Professionalism Wins More Business

It may not seem like a marketing tool, but your appearance and personality play a large part in referrals and repeat business. If you have employees driving for you, instill in them the significance of not only how they look, but how they act around clients. When you are making a delivery, you are by default representing the company that is sending the product.

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Marketing your business, Part 1 | Overdrive – Owner Operators Trucking Magazine

When Sue Burns started SMB Transport, based in Marlow, Okla., in January she had no advertising budget. So she took advantage of the free service to launch a website,, promoting her hotshot trucking business.

“The Internet to me is the equivalent of the Yellow Pages,” says Burns, a 52-year-old former police officer. “I take advantage of every free option I can find.” For example, Burns chronicled her CDL training period on a blog through


But her first load came through traditional means. A customer saw one of the fliers she distributed for her startup in Marlow, an oil-field region with strong demand for hotshot hauls.

As Burns has learned, marketing options for a small trucking business have proliferated and all have some value. Smart operators are taking advantage of many of them to establish their name, tout their equipment and services, and distinguish themselves from competitors.

Websites can be “a trucker’s front door,” says Ultimate Marketing Solutions CEO Landon Middleton. He advises the Texas Motor Transportation Association and spoke recently at the First Annual Truck Driver Social Media Convention in Tunica, Miss.

Middleton and other Internet marketing experts say independents with small budgets should use free websites, as Burns does, to establish credibility and make contacts. Content on websites, videos and social media outlets should be precise, with contact information posted clearly. Services, equipment and pertinent information should follow.

Having a website and linking to it from Facebook, YouTube or LinkedIn boosts a company’s exposure. While it isn’t as widely known as Facebook, LinkedIn, a social media network for business, puts owners closer to brokers and shippers.

Burns uses free services, and to advance her visibility. She also has a Facebook page devoted to the business and still blogs regularly.

Videos, whether posted on YouTube or a business website, provide immediacy. They give viewers the chance to see an owner speak about his values and services, as well as to see the appearance of equipment. Often cited as effective tools are Schneider National’s YouTube videos for driver recruitment. Less than two minutes long, each explains the company’s mission and provides useful information.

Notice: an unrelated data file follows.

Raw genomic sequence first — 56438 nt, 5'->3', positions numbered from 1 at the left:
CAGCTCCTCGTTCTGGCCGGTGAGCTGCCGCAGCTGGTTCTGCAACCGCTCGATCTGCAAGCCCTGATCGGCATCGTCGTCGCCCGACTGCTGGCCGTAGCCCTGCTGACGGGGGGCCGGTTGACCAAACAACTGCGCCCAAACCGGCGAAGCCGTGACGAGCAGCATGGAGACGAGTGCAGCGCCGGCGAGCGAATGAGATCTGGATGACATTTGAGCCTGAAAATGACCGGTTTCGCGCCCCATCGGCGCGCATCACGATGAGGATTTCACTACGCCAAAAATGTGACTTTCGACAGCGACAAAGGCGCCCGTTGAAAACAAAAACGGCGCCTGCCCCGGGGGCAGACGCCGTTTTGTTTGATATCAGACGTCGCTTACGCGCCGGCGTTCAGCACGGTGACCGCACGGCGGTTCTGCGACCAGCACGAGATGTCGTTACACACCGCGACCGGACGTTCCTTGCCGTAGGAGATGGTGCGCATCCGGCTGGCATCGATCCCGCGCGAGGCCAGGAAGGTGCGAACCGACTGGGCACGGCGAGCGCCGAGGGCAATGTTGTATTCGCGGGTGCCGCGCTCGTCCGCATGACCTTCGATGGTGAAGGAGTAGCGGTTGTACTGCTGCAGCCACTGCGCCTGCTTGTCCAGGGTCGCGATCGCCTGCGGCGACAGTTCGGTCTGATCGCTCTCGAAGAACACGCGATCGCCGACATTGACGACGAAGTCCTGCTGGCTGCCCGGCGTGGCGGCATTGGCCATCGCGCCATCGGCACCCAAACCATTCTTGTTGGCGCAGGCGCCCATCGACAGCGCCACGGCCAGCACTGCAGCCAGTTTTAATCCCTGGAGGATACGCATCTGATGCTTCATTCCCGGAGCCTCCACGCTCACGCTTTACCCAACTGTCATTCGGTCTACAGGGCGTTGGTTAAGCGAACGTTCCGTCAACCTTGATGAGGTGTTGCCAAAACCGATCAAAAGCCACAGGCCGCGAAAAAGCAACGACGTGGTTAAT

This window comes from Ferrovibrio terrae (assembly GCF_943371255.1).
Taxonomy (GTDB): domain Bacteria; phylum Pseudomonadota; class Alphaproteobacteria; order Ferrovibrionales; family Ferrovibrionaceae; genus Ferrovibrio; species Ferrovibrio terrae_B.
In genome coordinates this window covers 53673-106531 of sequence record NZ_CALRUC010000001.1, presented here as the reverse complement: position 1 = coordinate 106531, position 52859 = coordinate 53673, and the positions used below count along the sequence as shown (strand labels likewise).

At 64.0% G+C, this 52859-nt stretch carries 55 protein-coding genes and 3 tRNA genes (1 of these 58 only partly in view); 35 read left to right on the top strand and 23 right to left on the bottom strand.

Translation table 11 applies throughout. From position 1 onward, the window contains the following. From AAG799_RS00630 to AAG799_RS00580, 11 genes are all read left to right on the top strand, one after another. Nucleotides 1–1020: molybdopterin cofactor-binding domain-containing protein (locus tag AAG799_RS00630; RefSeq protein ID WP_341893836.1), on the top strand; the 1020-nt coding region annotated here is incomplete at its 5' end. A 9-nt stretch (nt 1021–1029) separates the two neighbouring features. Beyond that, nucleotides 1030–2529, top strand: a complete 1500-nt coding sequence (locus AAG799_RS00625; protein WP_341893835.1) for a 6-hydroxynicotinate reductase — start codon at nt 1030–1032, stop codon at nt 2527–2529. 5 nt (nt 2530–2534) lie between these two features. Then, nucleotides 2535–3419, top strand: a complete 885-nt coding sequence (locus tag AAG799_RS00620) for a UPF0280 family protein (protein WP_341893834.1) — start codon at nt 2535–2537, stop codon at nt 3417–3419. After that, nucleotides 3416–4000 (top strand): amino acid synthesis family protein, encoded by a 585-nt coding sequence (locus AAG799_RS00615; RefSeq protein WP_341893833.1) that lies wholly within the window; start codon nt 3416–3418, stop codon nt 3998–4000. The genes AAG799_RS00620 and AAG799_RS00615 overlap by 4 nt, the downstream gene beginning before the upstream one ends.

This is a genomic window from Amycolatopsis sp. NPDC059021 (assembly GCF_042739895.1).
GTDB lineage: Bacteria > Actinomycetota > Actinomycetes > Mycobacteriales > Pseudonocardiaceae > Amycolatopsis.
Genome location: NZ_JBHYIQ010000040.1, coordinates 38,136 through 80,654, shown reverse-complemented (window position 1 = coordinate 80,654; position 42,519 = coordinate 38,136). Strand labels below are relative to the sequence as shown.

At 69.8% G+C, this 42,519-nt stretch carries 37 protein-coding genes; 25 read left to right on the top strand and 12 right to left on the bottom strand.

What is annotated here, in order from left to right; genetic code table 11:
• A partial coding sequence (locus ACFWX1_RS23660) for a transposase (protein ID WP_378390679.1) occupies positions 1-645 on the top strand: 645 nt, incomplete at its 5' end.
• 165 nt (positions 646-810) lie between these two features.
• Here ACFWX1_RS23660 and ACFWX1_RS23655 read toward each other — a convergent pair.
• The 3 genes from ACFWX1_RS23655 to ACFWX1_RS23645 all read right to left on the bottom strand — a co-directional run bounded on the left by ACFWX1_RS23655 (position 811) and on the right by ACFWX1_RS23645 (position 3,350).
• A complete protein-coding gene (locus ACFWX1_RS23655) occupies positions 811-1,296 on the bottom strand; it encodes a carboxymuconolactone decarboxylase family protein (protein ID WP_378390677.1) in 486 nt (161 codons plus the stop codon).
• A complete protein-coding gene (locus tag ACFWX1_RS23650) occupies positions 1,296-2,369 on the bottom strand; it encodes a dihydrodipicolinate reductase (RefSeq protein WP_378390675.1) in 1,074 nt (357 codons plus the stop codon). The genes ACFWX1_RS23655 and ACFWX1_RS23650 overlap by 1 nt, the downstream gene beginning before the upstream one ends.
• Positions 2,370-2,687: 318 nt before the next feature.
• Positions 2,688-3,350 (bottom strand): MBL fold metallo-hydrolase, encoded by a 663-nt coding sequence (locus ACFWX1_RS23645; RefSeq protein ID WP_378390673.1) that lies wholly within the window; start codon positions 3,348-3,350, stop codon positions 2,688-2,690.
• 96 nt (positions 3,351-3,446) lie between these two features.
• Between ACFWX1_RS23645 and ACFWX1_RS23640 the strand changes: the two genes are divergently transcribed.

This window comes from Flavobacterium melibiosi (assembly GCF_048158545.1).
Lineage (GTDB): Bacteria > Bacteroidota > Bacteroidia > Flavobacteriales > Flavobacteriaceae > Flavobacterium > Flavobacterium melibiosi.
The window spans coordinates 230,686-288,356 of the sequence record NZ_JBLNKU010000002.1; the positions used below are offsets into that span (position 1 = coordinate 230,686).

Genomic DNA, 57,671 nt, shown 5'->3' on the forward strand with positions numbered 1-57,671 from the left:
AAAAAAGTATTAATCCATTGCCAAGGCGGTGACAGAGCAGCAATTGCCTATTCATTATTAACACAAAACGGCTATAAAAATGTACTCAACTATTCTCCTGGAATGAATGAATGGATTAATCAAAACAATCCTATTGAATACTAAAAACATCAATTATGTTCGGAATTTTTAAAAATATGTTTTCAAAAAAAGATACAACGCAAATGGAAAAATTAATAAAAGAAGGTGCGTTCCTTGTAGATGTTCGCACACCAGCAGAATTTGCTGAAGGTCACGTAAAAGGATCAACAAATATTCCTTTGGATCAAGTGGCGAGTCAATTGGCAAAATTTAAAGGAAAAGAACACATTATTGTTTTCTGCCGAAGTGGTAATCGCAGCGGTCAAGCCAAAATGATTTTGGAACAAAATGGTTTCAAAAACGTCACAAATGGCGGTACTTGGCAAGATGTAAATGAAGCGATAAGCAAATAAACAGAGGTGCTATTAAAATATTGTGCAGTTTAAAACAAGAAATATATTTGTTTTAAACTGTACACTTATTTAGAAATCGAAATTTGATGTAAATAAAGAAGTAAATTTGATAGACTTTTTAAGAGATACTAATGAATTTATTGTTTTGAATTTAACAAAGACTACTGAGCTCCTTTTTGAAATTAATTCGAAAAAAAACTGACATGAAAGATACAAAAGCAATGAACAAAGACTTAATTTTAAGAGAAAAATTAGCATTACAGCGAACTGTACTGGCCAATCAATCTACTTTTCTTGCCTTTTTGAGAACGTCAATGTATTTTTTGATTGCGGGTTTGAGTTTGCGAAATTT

Those who can’t afford to pay a professional to design and maintain a website can establish one themselves for free. Thousands of people use websites such as, or to build their own website. Using instructions on those sites or tutorials available through Google searches, someone with basic computer skills can create a website.

Having a weekend to work on the project and getting outside help can be productive, too. “If you’re not computer savvy, find a kid in your family or someone who is,” Burns advises. “Don’t be afraid of it. It’s a virtual reality we all need to be tapping into.”

Still, successful websites and social media pages need ongoing attention, so expectations for online marketing should be realistic. “A one-truck guy is not going to have the time to manage a website,” says Joe Rajkovacz, the Owner-Operator Independent Drivers Association’s regulatory affairs director. “He’s going to spend a lot of time during his day just getting loads.”

Mark “Gator” Arnold, 53-year-old owner of Bells, Texas-based All Ways Trucking, launched a Facebook page to help build his reputation.

“I can have a new broker signed up before most guys can find a truck stop,” Arnold says, noting he can often find food loads for his 2007 Volvo and reefer within 100 miles of his home.

Curated from Marketing your business, Part 1 | Overdrive – Owner Operators Trucking Magazine


How One Woman Built a $400 Million Trucking Business

When Andra Rush started her trucking company, all she had was a beat-up van, a pair of used pickup trucks, and the naive certainty of a 23-year-old. She figured it would take her about four years to make her fortune. Then she could use her newfound millions to accomplish her true goal: tackling poverty on Native American reservations across North America. “I thought I could retire by the time I was 27,” says Rush, a member of the Mohawk Indian tribe of Ontario, Canada. “At that age, you don’t know what you don’t know.”